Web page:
It’s already getting pretty hot outside! We love the summer months here in Florida as they give us lots of opportunities to take our dogs to the park or the beach for an afternoon of fun. But when you’re outside for a long time, you probably notice that you’re sweating a lot and need plenty of water to maintain your fluid levels. Even though your dog doesn’t sweat, he or she needs just as much water as you to stay hydrated and happy!
Dehydration in dogs can cause some serious health issues, including lethargy and shock. It can be easy to lose track of time when you’re playing fetch in the hot sun, but make sure you include plenty of water breaks during play time. Here are some tips to help you keep your dog hydrated this summer:
Keep a clean water bowl on hand at all times. Cleaning your dog’s bowl daily is a necessity, especially during the summer when they’ll be drinking a lot. Sometimes, when bacteria and other buildup remains in the water bowl, your dog won’t want to drink from it. We like to clean our dogs’ water bowls every morning when we give them fresh water. You can also keep collapsible travel bowls on hand for park and beach visits.
Don’t let your dog drink too much water too quickly. Gulping down a lot of water may seem like the right solution to dehydration, but doing so can cause stomach upset and cause your dog to vomit. Vomiting and other stomach upsets can leave your dog even more dehydrated than they were to begin with. It’s best to offer small amounts of water at regular intervals to keep their fluids up.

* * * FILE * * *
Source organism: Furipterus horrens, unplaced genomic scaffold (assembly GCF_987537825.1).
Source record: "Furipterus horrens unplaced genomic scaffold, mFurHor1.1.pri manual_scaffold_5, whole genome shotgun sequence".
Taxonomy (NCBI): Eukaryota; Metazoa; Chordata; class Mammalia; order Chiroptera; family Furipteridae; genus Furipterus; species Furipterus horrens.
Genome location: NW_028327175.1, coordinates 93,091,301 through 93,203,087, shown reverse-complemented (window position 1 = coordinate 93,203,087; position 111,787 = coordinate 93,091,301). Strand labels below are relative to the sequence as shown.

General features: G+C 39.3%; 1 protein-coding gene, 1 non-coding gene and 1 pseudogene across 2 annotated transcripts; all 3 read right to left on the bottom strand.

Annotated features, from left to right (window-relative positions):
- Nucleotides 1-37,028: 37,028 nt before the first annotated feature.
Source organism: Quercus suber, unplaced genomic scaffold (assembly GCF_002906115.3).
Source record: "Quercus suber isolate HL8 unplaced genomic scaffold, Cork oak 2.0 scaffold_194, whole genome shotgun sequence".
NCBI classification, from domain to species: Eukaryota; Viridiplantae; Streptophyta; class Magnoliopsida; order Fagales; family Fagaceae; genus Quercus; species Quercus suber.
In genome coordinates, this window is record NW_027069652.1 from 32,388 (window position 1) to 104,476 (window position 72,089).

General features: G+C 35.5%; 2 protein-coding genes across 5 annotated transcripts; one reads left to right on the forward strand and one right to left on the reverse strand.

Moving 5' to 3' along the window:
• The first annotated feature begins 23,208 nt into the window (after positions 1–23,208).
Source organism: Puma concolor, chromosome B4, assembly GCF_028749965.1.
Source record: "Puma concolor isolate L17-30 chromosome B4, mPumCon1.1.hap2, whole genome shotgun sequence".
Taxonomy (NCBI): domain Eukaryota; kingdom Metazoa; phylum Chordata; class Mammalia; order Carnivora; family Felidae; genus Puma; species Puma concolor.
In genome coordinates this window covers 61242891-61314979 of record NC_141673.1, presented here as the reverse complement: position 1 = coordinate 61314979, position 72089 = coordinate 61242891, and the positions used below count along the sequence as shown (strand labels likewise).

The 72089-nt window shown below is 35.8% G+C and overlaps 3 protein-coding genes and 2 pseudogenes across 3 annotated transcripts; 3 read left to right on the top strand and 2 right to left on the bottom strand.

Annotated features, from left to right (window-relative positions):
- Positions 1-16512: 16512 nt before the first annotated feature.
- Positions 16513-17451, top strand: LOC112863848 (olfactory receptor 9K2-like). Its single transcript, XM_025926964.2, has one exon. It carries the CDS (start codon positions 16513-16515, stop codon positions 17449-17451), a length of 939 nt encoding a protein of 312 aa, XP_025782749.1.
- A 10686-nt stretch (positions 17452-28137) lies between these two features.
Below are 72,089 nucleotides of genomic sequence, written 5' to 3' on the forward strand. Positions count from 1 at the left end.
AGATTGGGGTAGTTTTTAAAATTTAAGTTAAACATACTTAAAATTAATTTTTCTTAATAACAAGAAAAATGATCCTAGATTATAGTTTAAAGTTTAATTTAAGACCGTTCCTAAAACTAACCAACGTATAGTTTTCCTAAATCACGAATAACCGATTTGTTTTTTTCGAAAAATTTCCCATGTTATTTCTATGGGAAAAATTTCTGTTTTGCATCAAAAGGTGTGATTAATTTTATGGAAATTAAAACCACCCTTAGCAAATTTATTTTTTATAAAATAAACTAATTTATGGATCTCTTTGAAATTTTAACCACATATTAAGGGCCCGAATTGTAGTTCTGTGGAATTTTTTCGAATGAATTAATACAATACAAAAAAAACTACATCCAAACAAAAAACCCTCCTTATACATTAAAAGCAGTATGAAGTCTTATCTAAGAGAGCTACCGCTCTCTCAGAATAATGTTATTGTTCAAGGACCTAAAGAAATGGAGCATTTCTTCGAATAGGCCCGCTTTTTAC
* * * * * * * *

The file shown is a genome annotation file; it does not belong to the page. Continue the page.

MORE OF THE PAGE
Especially if you’re not home during the day, provide your dog with a bowl that he can’t knock over and is suitable for his face shape. Tall bowls are great for dogs with long ears, like basset hounds, to help prevent ear infections. However, a bowl that’s too tall for a small dog can leave them unable to drink all the way to the bottom. Make sure your active dog has a bowl with a weighted bottom so it can stand up to any roughhousing and play time.
When you give your dog outside time this summer, never leave him or her chained or tied up to a tree or post. Their ties can get wrapped around the post and prevent them from being able to reach their water sources. Always make sure you supervise play time and intersperse rest and water intervals to keep them safe and healthy. To learn more, send us an email today!